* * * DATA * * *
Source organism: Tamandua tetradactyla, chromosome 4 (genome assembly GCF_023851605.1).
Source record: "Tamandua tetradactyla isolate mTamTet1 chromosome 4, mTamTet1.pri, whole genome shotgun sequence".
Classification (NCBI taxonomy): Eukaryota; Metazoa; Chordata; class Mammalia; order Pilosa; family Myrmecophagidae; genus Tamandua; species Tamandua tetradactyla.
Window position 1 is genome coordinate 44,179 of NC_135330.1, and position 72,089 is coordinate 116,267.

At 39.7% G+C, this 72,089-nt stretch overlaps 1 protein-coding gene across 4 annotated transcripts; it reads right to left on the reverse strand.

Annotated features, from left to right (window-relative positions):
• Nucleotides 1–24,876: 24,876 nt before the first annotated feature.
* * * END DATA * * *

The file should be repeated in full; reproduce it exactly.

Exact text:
Source organism: Tamandua tetradactyla, chromosome 4 (genome assembly GCF_023851605.1).
Source record: "Tamandua tetradactyla isolate mTamTet1 chromosome 4, mTamTet1.pri, whole genome shotgun sequence".
Classification (NCBI taxonomy): Eukaryota; Metazoa; Chordata; class Mammalia; order Pilosa; family Myrmecophagidae; genus Tamandua; species Tamandua tetradactyla.
Window position 1 is genome coordinate 44,179 of NC_135330.1, and position 72,089 is coordinate 116,267.

At 39.7% G+C, this 72,089-nt stretch overlaps 1 protein-coding gene across 4 annotated transcripts; it reads right to left on the reverse strand.

Annotated features, from left to right (window-relative positions):
• Nucleotides 1–24,876: 24,876 nt before the first annotated feature.